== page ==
Hydrothermal evolution and ore genesis of the Beiya giant Au polymetallic deposit, western Yunnan, China: Evidence from fluid inclusions and H–O–S–Pb isotopes

Wenyan He, Liqiang Yang, Joël Brugger, T. Campbell McCuaig, Yongjun Lu, Xinshang Bao, Xuequan Gao, Yiguan Lu, Yanlu Xing

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    41 Citations (Scopus)

    Abstract

    The Beiya porphyry–skarn gold-polymetallic deposit is one of the largest gold deposits in China, and also contains significant amounts of silver and base metals. The estimated reserve at the end of 2015 was 130 million metric tonnes (Mt) of ores, grading 2.42 g/t Au, 0.48 wt.% Cu, 25.5 wt.% Fe, 38.85 g/t Ag, 1.24 wt.% Pb, and 0.53 wt.% Zn. The deposit is located in the Jinshajiang–Ailaoshan porphyry–skarn Cu–Mo–Au metallogenic belt in western Yunnan province, southwest China. Skarn alteration and mineralization are spatially and temporally associated with Eocene monzogranite porphyries, which were emplaced into Triassic carbonates. Field evidence and petrographic observations indicate there are four stages of hydrothermal activity, i.e. prograde (Stage I), iron oxide (Stage II), sulfide (Stage III) and carbonate stage (Stage IV). Stage I is characterized by the formation of garnet and pyroxene by high-temperature (398–560 °C) hypersaline (48.81–67.24 wt.% NaCl equiv.) hydrothermal fluids with H-O isotopic compositions that are similar to typical magmatic fluids. These fluids were most likely generated by the separation of brine from a silicate melt. In Stage II garnet and pyroxene was replaced by epidote, amphibole, chlorite, quartz and magnetite. Associated hydrothermal fluids are preserved in coexisting L-type and V-type fluid inclusions and are characterized by anomalously low δD values (approximately − 80‰), and lower δ18O than Stage I fluids. The decrease in ore fluid δ18OH2O values with time coincided with marked decreases in fluid salinity and temperature. Based on the fluid inclusion and stable isotopic data, we suggest that the ore fluid evolved by boiling of the magmatic brine. Stage III is characterized by the development of pyrite, chalcopyrite, galena, and sphalerite. Fluids inclusions associated with Stage III display and continuous range of salinities, with the majority being low-salinity inclusions (1.28–3.54 wt.% NaCl equiv.). These fluids yield lower δ18OH2O values (− 0.85 to 5.52‰) and moderate δD values (− 78.6 to − 88.6‰). Altogether, these data indicate that Stage III fluids originated from the mixing of residual Stage II fluids with meteoric water. The sulfur isotope (δ34S) values of Stage III sulfides cover a narrow range of − 4.2 to 1.2‰ (mean = − 1.1‰), and boiling also occurred at low temperatures (165–347 °C) during Stage III. In Stage IV, only L-type fluid inclusions are present, which yielded the lowest homogenization temperatures (157–272 °C) and the lowest salinities (1.06–12.20 wt.% NaCl equiv.). The H–O isotope data indicate that the ore-forming fluids were dominated by magmatic water in Stage I and Stage II, and that the magmatic water gradually mixed with circulating meteoric water during Stage III and Stage IV. This conclusion is further supported by the isotopic composition of lead of the ores, which is similar to that of the monzogranite porphyries, but differs significantly from Permian basalts and Triassic wall rocks.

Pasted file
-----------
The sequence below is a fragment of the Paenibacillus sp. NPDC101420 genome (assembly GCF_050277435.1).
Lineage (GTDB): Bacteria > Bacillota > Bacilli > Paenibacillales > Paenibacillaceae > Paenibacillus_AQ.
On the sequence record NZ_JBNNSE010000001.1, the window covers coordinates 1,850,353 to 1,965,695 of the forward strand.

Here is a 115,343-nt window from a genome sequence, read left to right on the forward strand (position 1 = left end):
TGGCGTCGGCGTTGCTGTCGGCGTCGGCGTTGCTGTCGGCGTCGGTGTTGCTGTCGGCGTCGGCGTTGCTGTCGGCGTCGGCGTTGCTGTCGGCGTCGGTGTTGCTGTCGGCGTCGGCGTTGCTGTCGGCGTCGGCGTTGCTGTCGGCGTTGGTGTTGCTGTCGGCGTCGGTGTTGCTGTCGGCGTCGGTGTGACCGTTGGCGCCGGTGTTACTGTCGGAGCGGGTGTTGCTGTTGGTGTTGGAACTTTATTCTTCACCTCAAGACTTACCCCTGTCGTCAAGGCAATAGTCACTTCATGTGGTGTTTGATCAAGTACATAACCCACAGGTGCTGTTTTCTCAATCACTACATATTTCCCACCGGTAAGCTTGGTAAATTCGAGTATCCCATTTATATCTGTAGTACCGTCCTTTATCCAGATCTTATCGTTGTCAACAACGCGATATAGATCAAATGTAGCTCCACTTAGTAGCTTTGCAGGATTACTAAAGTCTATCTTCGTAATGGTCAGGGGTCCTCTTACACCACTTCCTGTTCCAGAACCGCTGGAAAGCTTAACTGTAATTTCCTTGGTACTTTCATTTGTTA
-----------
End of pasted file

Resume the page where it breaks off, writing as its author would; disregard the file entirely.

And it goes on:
Original languageEnglish
    Pages (from-to)847-862
    Number of pages16
    JournalOre Geology Reviews
    Volume90
    DOIs
    Publication statusPublished - 1 Nov 2017

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